Testing assumptions at every step is key to MVP success

To create the best and most relevant product, start-ups need to understand the value of testing all possible assumptions early – even if that results in the product not being what you originally thought it would be.

This testing of assumptions may show you that your solution really does solve a problem out there – or it could show you that your perceived need for a solution is really just a perceived one, and that it’s not worth pursuing. This is a tough lesson, sure, but one worth learning before you’ve invested all your money (and the money of everyone you know and love) in something that’s not going to work.

Putting your product in front of the people who are going to be using it is the best market research you can do – but you can only do it once you’ve got something that works, or you risk failure through simple poor delivery.

In our experience, the ideal level of MVP could not be taken to market because of the complexity of the process that would make the idea work. We saw this as we tested the assumptions in the development process, but still took an MVP to market by ‘manualising’ some of the functions of the service, to test if it would work in principle.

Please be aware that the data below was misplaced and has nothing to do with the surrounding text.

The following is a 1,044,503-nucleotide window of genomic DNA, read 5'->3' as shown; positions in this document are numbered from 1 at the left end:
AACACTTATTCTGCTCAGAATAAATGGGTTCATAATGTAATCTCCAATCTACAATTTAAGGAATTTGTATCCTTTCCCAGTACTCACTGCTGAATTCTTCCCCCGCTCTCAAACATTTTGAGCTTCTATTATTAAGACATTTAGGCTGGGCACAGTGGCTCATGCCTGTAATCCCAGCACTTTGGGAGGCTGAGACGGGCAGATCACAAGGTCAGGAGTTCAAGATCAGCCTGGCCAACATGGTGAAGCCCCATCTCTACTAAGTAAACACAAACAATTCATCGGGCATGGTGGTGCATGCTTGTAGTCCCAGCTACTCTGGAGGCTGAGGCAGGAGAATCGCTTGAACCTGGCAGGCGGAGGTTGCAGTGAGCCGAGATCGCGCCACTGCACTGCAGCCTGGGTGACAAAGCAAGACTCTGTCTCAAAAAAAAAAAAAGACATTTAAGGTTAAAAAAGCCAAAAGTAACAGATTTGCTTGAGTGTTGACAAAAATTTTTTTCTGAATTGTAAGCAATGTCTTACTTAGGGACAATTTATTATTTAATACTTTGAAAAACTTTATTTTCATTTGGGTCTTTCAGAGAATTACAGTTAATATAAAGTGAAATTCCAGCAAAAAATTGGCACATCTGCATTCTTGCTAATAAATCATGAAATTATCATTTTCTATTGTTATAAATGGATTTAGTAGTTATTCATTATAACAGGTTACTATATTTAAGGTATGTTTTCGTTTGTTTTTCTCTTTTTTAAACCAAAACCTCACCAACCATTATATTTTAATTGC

Once we’d gone past that level of MVP, we tested a new range of assumptions, and worked on fine-tuning the solution. The next level of MVP is releasing the product to a limited target audience , in as ready a state as is possible – using this as the test case for expanding the service to the rest of the country.

It’s this constant evolution of an MVP, testing assumptions at every step of the way, that’s going to prevent your start-up folding because you’ve spent all your launch capital on building something that doesn’t work, or that nobody actually wants.

And when it comes to choosing the right team to avoid failure, and to bring your MVP and then eventually your final product to market, it’s worth looking beyond the people that have bought into your dream, that are staying up nights discussing permutations and building scenarios.

The most valuable part of your team is a person or organisation that makes it their business to ask the tricky questions, to test your assumptions, and to use their experience to find solutions to the challenges that arise during development.

In order to be successful in launching an MVP your team must understand the complexity of the market you want to enter, and how to achieve the simplicity that will lead to long-tail adoption of your solution.



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